Schools, local systems, and states have different approaches to spending the school stimulus aid. In education, there is a big emphasis on evidence-based interventions.

Over the last two years, education has changed greatly. Many of the practices that worked with students in person did not work well in a hybrid or digital environment. Due to this, it is difficult for many schools to decide where their priorities lie. Last year, school systems with more technology-based equipment, software, and licensing were ultimately more successful in the transition to digital learning. 


Across the country, students use technology for school on a daily or near-daily basis. This shows some of the advantages of technology to enforce the content taught in the classroom. 

Recently, students have been issued a school laptop to use both on and off-campus, similar to issuing textbooks. For many schools, this represents a large expense. Many schools will use at least a portion of their aid money to implement newer and more devices for their students and staff.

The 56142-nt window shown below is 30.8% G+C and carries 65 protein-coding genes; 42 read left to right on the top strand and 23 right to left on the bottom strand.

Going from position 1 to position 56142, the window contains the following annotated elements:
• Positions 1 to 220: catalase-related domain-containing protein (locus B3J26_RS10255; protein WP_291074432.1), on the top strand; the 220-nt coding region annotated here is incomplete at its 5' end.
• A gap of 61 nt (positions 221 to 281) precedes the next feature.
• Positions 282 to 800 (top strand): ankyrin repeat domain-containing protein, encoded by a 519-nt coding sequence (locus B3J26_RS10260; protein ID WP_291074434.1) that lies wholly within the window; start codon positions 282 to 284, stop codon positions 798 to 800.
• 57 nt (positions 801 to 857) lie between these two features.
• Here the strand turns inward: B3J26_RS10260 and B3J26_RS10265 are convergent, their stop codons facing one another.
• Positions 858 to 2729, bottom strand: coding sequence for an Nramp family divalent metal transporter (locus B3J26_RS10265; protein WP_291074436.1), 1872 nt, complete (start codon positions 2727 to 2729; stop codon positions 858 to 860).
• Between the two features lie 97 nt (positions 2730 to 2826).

School Safety and Health Procedure

In response to the global pandemic, many schools will continue to improve their safety and health procedures. Schools will need more handwashing and sanitizing stations for students, while the janitorial staff will need state-of-the-art sanitization equipment. Teachers will need to be provided with face shields, masks, etc., to ensure their health and well-being. 

While these are critical considerations, they may not significantly improve learning or teaching abilities. Increased school safety and health procedures will not represent a large portion of the funds for many school districts as there are other pressing needs.

Hiring Blitz

Due to various quarantines or staff leaving the education field, many schools have been short-staffed throughout the pandemic and the new school year. Many school systems will look to add teachers, paraprofessionals, substitutes, and more. Schools may use school stimulus aid to sponsor hiring events or even provide bonuses to entice new and current staff members to stay and work for their school.